That's where a fundamental privacy principle comes in. In the PIPED Act, it's known as "the reasonable person test," the principle that organizations may collect, use, or disclose personal information "for purposes that a reasonable person would consider appropriate in the circumstances."

This means that an employer can't require something unreasonable as a condition of employment. The request that the employee give up some of his or her privacy has to be appropriate under the circumstances-in other words, it has to be justified.

A privacy-friendly information system begins with a focus on who really needs to know what. It requires a clear picture of what personal information is collected and what's done with it. It requires employers to be honest with themselves about what they need to know-and sometimes to restrain their curiosity.

If that's the basic picture of a privacy-friendly information system, then let me just touch on how you can get there.

A good starting point is to assess your existing practices and systems with the reasonable person test-asking yourself whether personal information is being collected, used, or disclosed for purposes that a reasonable person would consider appropriate in the circumstances.

Your responsibility for personal information extends "from end to end." From the moment personal information first touches your hands, to the moment it is properly disposed of, it is your responsibility to respect the person's privacy. It doesn't just start when you secure the information in a database, or end when you pass the information on to another party.

For human resource information systems, you need to use the guideline of "who needs to know what." Employees should be able to reveal information about themselves where they need to, as much as they need to-and no more.

Some people in your organization need access to some specific elements of employees' personal information; other people need access to other elements. A supervisor needs to know certain information about an employee's performance, for example. The human resources officer responsible for pay and benefits doesn't need to know any of that information. Conversely, the HR officer may need to know, for pay and benefits purposes, how many dependants the employee has, or his or her Social Insurance Number. The supervisor has no need to know any of that information.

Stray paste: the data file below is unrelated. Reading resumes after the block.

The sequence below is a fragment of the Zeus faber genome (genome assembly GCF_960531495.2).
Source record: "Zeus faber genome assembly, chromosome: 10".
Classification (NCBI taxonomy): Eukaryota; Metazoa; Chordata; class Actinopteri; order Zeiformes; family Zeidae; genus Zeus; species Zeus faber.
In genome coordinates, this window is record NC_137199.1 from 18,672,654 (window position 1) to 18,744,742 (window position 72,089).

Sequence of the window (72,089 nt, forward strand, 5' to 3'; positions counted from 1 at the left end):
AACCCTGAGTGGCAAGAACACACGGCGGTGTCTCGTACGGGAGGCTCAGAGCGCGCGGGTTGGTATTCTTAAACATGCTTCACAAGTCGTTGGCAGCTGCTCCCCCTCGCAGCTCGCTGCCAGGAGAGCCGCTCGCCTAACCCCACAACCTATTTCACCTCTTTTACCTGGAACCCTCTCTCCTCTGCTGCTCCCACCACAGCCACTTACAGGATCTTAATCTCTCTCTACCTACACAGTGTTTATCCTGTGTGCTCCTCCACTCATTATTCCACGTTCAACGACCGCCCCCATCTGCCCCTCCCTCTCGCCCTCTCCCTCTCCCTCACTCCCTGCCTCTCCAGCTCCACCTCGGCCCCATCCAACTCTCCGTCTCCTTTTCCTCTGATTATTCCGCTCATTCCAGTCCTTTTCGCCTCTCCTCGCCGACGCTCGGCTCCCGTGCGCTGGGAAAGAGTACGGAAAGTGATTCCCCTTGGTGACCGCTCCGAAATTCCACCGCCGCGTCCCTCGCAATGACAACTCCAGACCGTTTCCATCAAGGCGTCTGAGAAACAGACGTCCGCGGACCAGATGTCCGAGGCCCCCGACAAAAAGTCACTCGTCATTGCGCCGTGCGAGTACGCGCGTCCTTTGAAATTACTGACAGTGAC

It has always been good practice, and a challenge, to segregate this kind of information in an organization. It's better practice, and more of a challenge, in an organization using modern digital information systems.

Above all, it's crucial to remember the importance of knowledge and consent: employees should know what information you are collecting about them, and how you are using and disclosing it. And they should have the opportunity to exercise control over that collection, use, and disclosure, through the power of consent.

So these are some of the considerations you need to look at in designing information systems for handling human resource information.

I've said a number of times already that the key to making these systems privacy-friendly is to build privacy in at the outset.

The way to ensure that privacy is built in, when you're designing a system, is to do a Privacy Impact Assessment.

This is something that the federal government has made mandatory for all its new or redesigned information systems, including Government On-Line systems. A similar kind of process, on a smaller scale, can be adopted by any organization.